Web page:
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les Enluminures

[NOTARIAL DEED] Beatrice, daughter of Guecellone da Camino

In Latin, manuscript on parchment
Italy, Porcia [Friuli], dated 20 November 1397

TM 106

10 sheets of vellum, sewn together and folded concertina-fashion, written in a tight and highly abridged Italian cursive documentary script (littera cursiva gothica) in light brown ink (justification / width 180 mm), notarial signature at the bottom of deed [M] for “Melchior” quoted in the final paragraph at the bottom, other notarial signatures marking division between each sewn sheets (some staining to parchment, never hindering legibility). Overall dimensions: 503 mm.

Extraordinary survival of a testamentary document from a known family of historical prominence and noteworthy for the evidence it sheds on the rights of women (widows) to the estates of their husband; equally interesting as a physical object, the lengthy document, folded concertina style, preserves the system of notary marks signatures overlapping the seams of the pieces of parchment and designed to guarantee the legal authenticity of the document.


1. Analysis in Italian on first opening recto of folded sewn pieces of parchment (nineteenth-century hand): “Anno 1397 . 20. 9bre. Beatrice figlia di Guecellone da Camino, vedova di Giacomuzzo di Porcia e madre di [Zan] [Johannis] Antonio pupillo figlio de […] [erased], fa estanza al R[everendissimo] Patriarca d’Aquileia affinchè autorizzi a noterii a esaminare in Porcia le testimonii intorno al taglio dell’asserte [ ?] testamento tutte dal detto Signore Giacomuzzo [Jacobucii], e ciò per causa della peste che oprime tutta la Patria. E publicazione di questi testimonii.”.

2. Germany in the nineteenth century: pasted on opening recto, a printed analysis of the document in German (from an old auction or sale catalogue).


Incipit, “In Christi nomine Amen, Iste est processus factus et actitatus per spectabilem ac famosum militem dominum Rizarchum de Valvesono comisarium in hac parte per reverendissimum in Christo patrem et dominum dominum Antonium dei gratia sancte sedis Aquilegensis dignissimum patriarcham specialiter deputatum seu coram ipso domino comisario super examinationibus et publicationibus quorumdam testamentum ut inferius continentur ac scriptus per me Melchiorem notarium filium quondam magistri Baldasani […] de Valvesono sub millesimo trecentessimo nonageseimo septimo [1397] indictione quinta diebus […] Rizarchus miles de Valvesono comisarius in hac parte per reverendissimum in Christo patrem et dominum dominum Antonium dei gratia sancte sedis Aquilegensis dignissimum patriarcham ad infrascripta specialiter deputatus egregie domine Beatrici filie quondam dominum Guezelonis de Camino et uxori relicte quondam nobilis viri Jacobucii comitus de Purcilleis et matri nobilis Johanis Antonii pupilli et filii olim… “;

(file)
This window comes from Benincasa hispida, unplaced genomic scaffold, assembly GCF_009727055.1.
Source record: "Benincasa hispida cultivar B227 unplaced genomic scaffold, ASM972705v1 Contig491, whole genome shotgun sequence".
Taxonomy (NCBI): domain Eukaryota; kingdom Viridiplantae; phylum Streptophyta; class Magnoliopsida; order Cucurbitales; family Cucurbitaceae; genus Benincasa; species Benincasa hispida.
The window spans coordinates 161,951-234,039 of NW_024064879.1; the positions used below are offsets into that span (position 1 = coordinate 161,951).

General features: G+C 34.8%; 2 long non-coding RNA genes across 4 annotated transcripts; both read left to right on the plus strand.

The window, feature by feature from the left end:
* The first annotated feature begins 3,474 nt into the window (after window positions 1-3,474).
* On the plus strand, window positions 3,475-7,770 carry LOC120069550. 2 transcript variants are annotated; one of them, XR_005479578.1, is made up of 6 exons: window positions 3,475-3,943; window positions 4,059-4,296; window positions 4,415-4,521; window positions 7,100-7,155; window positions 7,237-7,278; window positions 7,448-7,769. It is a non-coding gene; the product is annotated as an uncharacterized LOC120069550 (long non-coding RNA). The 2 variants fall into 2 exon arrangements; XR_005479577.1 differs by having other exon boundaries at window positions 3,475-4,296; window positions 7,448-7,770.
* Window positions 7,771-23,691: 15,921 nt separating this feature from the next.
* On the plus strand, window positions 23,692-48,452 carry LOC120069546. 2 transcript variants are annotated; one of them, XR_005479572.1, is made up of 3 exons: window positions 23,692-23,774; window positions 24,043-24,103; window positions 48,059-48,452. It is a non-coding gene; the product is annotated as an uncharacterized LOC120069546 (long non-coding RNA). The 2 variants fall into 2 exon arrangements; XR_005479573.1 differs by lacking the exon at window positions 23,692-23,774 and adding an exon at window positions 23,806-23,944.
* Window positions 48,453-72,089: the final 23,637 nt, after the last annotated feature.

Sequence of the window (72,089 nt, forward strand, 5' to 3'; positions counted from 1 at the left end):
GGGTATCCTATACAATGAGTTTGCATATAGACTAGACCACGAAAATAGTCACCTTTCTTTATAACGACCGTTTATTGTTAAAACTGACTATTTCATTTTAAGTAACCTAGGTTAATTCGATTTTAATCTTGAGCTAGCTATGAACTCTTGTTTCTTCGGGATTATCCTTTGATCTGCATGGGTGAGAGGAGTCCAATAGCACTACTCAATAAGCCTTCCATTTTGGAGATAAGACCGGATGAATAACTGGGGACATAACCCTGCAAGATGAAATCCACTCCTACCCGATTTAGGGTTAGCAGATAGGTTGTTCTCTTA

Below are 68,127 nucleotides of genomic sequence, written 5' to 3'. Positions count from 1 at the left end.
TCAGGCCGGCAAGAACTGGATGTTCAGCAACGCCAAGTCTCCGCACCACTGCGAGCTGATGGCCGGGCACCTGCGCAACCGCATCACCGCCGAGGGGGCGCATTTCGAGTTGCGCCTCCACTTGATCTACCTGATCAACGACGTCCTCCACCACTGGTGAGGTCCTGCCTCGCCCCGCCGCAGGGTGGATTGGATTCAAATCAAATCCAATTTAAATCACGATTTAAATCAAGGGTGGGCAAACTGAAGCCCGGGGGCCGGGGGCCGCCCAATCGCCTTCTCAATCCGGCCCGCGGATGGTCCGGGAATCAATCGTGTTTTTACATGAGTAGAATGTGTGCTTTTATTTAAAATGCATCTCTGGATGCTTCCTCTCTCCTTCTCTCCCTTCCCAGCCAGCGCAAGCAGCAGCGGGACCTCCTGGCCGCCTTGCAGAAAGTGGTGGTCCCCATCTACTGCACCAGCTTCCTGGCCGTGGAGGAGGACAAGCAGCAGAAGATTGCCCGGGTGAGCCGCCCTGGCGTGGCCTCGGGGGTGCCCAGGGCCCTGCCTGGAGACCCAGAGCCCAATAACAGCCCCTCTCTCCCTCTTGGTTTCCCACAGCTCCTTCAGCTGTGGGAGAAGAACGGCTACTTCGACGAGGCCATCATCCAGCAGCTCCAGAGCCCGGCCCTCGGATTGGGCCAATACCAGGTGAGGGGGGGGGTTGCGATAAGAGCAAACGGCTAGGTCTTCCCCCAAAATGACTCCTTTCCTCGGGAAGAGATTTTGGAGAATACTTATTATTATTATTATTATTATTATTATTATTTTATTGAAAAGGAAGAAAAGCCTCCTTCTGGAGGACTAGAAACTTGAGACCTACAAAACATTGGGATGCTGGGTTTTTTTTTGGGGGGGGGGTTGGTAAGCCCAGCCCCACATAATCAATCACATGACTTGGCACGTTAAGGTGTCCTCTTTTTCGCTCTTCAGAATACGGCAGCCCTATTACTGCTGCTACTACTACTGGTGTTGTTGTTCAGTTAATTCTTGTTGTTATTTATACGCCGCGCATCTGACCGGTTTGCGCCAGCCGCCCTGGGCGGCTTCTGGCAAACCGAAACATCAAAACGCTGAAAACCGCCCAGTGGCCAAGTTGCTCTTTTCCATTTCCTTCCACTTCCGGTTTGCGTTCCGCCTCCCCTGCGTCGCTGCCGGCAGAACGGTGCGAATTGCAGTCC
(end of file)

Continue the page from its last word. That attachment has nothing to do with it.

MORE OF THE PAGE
Explicit, “[…] Et ego Melchior filius nostram magistri Baldasarii Cirugici de Valvesono publicus imperiali auctoritate notarium et prelibatum comisarium electus et asumptus as contribendum processum hunc scriptum omnibus et singulis […] in processu eodem contentis presens fui et rogatus fideliter scripsi ac in publicam formam […] signumque meum sepius apposui consuetum in testimonium predictorum”.

Guecellone da Camino (circa 1320/1340-died before 1392) played a significant role in the long drawn out contention in the fourteenth century between Hungary and Venice for the Friuli region. He was part of the alliance promoted by Genoa (the other members were the king of Hungary, the Patriarch of Aquileia, the Duke of Austria and Francesco I of Ferrara) which fought Venice in the War of Chioggia. Beatrice in mentioned as one of his two daughters (Diz. degli Italiani, vol. 17, p. 254-55). Daughter of Guecellone da Camino, widow of Giacomuzzo di Porcia (near Pordenone), Beatrice requests authorization to examine the witnesses’ evidence for her deceased husband’s missing will: the reason for this request is the plague afflicting the country.

At each seam, the document includes notary signs or marks (“seing manuel,” in French), personal marks particular to each public notary and certain professional scribes. Such documents bear no seals, because the notary’s mark and the accompanying declaration written beside it serves to validate the document.

There has been little research on women’s testaments in the later Middle Ages. A near-contemporary of Beatrice in France, Christine de Pizan (died c. 1430), for example, fought in the courts for ten years to have access to her deceased husband’s pension, but this document has not survived. Therefore, the present document warrants further research in the context of the legal rights of women at the end of the Middle Ages.


Guyotjeannin, O., J. Pycke, B.-M. Tock. Diplomatique médiévale, Turnhout, 1993.

Federici, P. M. Notizie storico-genealogiche della familiglia de signori da Camino, Venice, 1788.

Rainer, J. “Guecellone da Camino,” in Dizionario bibliografico degli Italiani, vol. 17, pp. 254-55.